While Mary Leakey was working in East Africa, U.S. anthropologist Donald Johanson and his team were also searching for fossils. They were exploring sites in Ethiopia, about 1,000 miles to the north. In 1974, Johanson’s team made a remarkable find—an unusually complete skeleton of an adult female hominid. They nicknamed her “Lucy” after the song “Lucy in the Sky with Diamonds.” She had lived around 3.5 million years ago—the oldest hominid found to that date.
Lucy and the hominids who left their footprints in East Africa were species of australopithecines. Walking upright helped them travel distances more easily. They were also able to spot threatening animals and carry food and children.
These early hominids had already developed the opposable thumb. This means that the tip of the thumb can cross the palm of the hand. The opposable thumb was crucial for tasks such as picking up small objects and making tools.
When did the Old Stone Age begin?
The invention of tools, mastery over fire, and the development of language are some of the most impressive achievements in human history. Scientists believe these occurred during the prehistoric period known as the Stone Age. It spanned a vast length of time.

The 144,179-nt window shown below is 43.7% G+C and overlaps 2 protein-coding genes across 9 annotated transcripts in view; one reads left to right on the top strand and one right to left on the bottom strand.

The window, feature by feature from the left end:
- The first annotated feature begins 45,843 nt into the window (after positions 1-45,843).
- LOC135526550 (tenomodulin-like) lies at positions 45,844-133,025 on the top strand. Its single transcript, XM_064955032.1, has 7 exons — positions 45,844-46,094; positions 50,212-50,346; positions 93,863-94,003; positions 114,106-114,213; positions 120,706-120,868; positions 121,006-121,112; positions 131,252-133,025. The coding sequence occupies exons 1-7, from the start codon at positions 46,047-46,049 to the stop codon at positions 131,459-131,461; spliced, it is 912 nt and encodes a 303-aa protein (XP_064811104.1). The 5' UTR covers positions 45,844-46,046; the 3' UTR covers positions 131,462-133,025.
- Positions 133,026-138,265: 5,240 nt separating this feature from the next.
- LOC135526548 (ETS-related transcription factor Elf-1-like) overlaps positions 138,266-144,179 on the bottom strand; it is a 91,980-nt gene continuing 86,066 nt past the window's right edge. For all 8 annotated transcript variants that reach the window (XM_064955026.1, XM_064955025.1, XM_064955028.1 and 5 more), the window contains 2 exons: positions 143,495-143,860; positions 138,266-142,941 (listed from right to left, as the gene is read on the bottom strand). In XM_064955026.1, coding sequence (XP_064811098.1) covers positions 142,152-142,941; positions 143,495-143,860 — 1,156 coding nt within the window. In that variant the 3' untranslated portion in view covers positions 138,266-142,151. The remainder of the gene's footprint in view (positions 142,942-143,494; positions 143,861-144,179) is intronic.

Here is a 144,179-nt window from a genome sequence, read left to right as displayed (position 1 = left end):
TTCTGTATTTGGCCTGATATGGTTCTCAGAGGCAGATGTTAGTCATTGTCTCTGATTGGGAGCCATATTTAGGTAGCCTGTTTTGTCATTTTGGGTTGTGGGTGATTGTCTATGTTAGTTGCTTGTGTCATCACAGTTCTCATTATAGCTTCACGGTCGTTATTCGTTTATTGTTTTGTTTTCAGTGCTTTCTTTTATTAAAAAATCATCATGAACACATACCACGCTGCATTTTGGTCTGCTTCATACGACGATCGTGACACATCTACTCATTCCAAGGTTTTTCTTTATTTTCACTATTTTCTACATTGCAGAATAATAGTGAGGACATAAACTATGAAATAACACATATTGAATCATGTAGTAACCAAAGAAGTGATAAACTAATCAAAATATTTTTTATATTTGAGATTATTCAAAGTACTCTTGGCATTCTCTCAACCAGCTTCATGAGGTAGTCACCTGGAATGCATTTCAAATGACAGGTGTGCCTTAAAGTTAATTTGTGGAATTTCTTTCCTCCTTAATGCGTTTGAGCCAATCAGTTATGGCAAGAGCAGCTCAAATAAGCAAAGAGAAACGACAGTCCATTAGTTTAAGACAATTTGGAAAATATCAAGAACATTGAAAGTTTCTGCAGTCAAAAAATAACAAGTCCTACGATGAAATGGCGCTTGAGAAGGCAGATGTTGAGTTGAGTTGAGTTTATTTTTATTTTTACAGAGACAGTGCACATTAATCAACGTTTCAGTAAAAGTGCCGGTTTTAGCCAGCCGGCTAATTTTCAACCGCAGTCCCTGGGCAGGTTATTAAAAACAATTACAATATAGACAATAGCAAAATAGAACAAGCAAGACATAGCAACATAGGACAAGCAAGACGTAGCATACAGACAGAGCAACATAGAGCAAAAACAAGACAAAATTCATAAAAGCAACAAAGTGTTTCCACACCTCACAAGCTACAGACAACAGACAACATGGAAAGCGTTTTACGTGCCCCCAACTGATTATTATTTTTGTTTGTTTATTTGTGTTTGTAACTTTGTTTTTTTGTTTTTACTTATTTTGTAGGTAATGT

The earlier and longer part of the Stone Age, called the Old Stone Age or Paleolithic Age, lasted from about 2.5 million to 8000 B.C. The oldest stone chopping tools date back to this era.
The New Stone Age, or Neolithic Age, began about 8000 B.C. and ended as early as 3000 B.C. in some areas. People who lived during this second phase of the Stone Age learned to polish stone tools, make pottery, grow crops, and raise animals.
Much of the Paleolithic Age occurred during the period in the earth’s history known as the Ice Age. During this time, glaciers alternately advanced and retreated as many as 18 times. The last of these ice ages ended about 10,000 years ago. By the beginning of the Neolithic Age, glaciers had retreated to roughly the same area they now occupy.
Before the australopithecines eventually vanished, new hominids appeared in East Africa around 2.5 million years ago. In 1960, archaeologists Louis and Mary Leakey discovered a hominid fossil at Olduvai Gorge in northern Tanzania. The Leakeys named the fossil Homo habilis, which means “man of skill.” The Leakeys and other researchers found tools made of lava rock. They believed Homo habilis used these tools to cut meat and crack open bones. Tools made the task of survival easier.
How did homo erectus develop?